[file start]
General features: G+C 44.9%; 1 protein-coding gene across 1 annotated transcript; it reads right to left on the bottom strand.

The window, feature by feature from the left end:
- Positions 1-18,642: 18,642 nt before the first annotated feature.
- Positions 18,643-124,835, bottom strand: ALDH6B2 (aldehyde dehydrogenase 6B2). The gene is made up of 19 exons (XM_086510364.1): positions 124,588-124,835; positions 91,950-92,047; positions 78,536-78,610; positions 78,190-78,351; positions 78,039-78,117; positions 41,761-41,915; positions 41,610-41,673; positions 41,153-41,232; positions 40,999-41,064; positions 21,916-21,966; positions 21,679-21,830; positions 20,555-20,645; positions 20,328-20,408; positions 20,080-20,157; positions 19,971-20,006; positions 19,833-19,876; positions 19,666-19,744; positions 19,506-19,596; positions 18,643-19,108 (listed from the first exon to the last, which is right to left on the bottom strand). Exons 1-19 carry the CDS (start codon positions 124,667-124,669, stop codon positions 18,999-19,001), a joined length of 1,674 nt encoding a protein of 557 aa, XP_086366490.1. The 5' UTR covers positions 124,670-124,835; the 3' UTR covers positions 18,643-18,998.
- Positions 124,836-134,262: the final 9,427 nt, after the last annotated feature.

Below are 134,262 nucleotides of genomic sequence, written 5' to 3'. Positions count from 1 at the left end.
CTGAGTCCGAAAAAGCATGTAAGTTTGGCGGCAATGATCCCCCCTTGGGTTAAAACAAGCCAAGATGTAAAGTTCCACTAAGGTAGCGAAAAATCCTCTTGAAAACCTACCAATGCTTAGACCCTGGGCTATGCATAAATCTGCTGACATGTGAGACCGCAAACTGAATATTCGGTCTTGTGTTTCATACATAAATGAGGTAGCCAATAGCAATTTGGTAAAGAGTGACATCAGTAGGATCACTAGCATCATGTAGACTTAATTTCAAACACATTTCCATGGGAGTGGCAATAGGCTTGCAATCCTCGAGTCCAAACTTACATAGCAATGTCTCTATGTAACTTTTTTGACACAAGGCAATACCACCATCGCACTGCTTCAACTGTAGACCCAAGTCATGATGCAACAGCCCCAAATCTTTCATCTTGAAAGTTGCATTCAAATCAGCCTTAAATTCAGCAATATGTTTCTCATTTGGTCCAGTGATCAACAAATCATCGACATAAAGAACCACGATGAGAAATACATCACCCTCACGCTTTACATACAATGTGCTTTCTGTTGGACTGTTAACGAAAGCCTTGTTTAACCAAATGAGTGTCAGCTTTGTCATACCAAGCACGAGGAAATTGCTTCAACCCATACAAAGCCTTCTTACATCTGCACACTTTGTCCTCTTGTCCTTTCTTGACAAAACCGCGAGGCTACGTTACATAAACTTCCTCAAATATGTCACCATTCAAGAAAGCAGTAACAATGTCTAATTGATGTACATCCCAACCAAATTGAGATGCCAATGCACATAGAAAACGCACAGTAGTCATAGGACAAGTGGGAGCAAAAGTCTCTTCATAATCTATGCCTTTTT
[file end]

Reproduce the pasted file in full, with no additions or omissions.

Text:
General features: G+C 44.9%; 1 protein-coding gene across 1 annotated transcript; it reads right to left on the bottom strand.

The window, feature by feature from the left end:
- Positions 1-18,642: 18,642 nt before the first annotated feature.
- Positions 18,643-124,835, bottom strand: ALDH6B2 (aldehyde dehydrogenase 6B2). The gene is made up of 19 exons (XM_086510364.1): positions 124,588-124,835; positions 91,950-92,047; positions 78,536-78,610; positions 78,190-78,351; positions 78,039-78,117; positions 41,761-41,915; positions 41,610-41,673; positions 41,153-41,232; positions 40,999-41,064; positions 21,916-21,966; positions 21,679-21,830; positions 20,555-20,645; positions 20,328-20,408; positions 20,080-20,157; positions 19,971-20,006; positions 19,833-19,876; positions 19,666-19,744; positions 19,506-19,596; positions 18,643-19,108 (listed from the first exon to the last, which is right to left on the bottom strand). Exons 1-19 carry the CDS (start codon positions 124,667-124,669, stop codon positions 18,999-19,001), a joined length of 1,674 nt encoding a protein of 557 aa, XP_086366490.1. The 5' UTR covers positions 124,670-124,835; the 3' UTR covers positions 18,643-18,998.
- Positions 124,836-134,262: the final 9,427 nt, after the last annotated feature.

Below are 134,262 nucleotides of genomic sequence, written 5' to 3'. Positions count from 1 at the left end.
CTGAGTCCGAAAAAGCATGTAAGTTTGGCGGCAATGATCCCCCCTTGGGTTAAAACAAGCCAAGATGTAAAGTTCCACTAAGGTAGCGAAAAATCCTCTTGAAAACCTACCAATGCTTAGACCCTGGGCTATGCATAAATCTGCTGACATGTGAGACCGCAAACTGAATATTCGGTCTTGTGTTTCATACATAAATGAGGTAGCCAATAGCAATTTGGTAAAGAGTGACATCAGTAGGATCACTAGCATCATGTAGACTTAATTTCAAACACATTTCCATGGGAGTGGCAATAGGCTTGCAATCCTCGAGTCCAAACTTACATAGCAATGTCTCTATGTAACTTTTTTGACACAAGGCAATACCACCATCGCACTGCTTCAACTGTAGACCCAAGTCATGATGCAACAGCCCCAAATCTTTCATCTTGAAAGTTGCATTCAAATCAGCCTTAAATTCAGCAATATGTTTCTCATTTGGTCCAGTGATCAACAAATCATCGACATAAAGAACCACGATGAGAAATACATCACCCTCACGCTTTACATACAATGTGCTTTCTGTTGGACTGTTAACGAAAGCCTTGTTTAACCAAATGAGTGTCAGCTTTGTCATACCAAGCACGAGGAAATTGCTTCAACCCATACAAAGCCTTCTTACATCTGCACACTTTGTCCTCTTGTCCTTTCTTGACAAAACCGCGAGGCTACGTTACATAAACTTCCTCAAATATGTCACCATTCAAGAAAGCAGTAACAATGTCTAATTGATGTACATCCCAACCAAATTGAGATGCCAATGCACATAGAAAACGCACAGTAGTCATAGGACAAGTGGGAGCAAAAGTCTCTTCATAATCTATGCCTTTTT